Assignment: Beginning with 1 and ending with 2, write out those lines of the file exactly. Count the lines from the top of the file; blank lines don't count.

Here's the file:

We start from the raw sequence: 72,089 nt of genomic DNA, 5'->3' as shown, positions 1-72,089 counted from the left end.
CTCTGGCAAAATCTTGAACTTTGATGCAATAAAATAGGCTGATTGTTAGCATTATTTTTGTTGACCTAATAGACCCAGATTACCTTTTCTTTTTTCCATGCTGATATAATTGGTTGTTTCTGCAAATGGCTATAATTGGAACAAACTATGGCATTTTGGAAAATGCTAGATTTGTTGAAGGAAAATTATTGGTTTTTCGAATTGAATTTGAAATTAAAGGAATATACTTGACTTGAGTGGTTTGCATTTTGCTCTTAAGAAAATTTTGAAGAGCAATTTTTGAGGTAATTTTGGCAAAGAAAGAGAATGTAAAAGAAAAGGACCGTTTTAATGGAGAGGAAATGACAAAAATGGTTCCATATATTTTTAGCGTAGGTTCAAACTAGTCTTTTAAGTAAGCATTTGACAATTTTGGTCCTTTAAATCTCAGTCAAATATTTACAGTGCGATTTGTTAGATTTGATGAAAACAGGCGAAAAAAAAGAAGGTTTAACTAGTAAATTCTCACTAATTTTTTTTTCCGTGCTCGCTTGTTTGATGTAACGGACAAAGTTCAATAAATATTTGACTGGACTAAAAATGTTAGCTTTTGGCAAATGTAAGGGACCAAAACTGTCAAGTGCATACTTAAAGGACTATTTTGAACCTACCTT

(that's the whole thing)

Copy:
We start from the raw sequence: 72,089 nt of genomic DNA, 5'->3' as shown, positions 1-72,089 counted from the left end.
CTCTGGCAAAATCTTGAACTTTGATGCAATAAAATAGGCTGATTGTTAGCATTATTTTTGTTGACCTAATAGACCCAGATTACCTTTTCTTTTTTCCATGCTGATATAATTGGTTGTTTCTGCAAATGGCTATAATTGGAACAAACTATGGCATTTTGGAAAATGCTAGATTTGTTGAAGGAAAATTATTGGTTTTTCGAATTGAATTTGAAATTAAAGGAATATACTTGACTTGAGTGGTTTGCATTTTGCTCTTAAGAAAATTTTGAAGAGCAATTTTTGAGGTAATTTTGGCAAAGAAAGAGAATGTAAAAGAAAAGGACCGTTTTAATGGAGAGGAAATGACAAAAATGGTTCCATATATTTTTAGCGTAGGTTCAAACTAGTCTTTTAAGTAAGCATTTGACAATTTTGGTCCTTTAAATCTCAGTCAAATATTTACAGTGCGATTTGTTAGATTTGATGAAAACAGGCGAAAAAAAAGAAGGTTTAACTAGTAAATTCTCACTAATTTTTTTTTCCGTGCTCGCTTGTTTGATGTAACGGACAAAGTTCAATAAATATTTGACTGGACTAAAAATGTTAGCTTTTGGCAAATGTAAGGGACCAAAACTGTCAAGTGCATACTTAAAGGACTATTTTGAACCTACCTT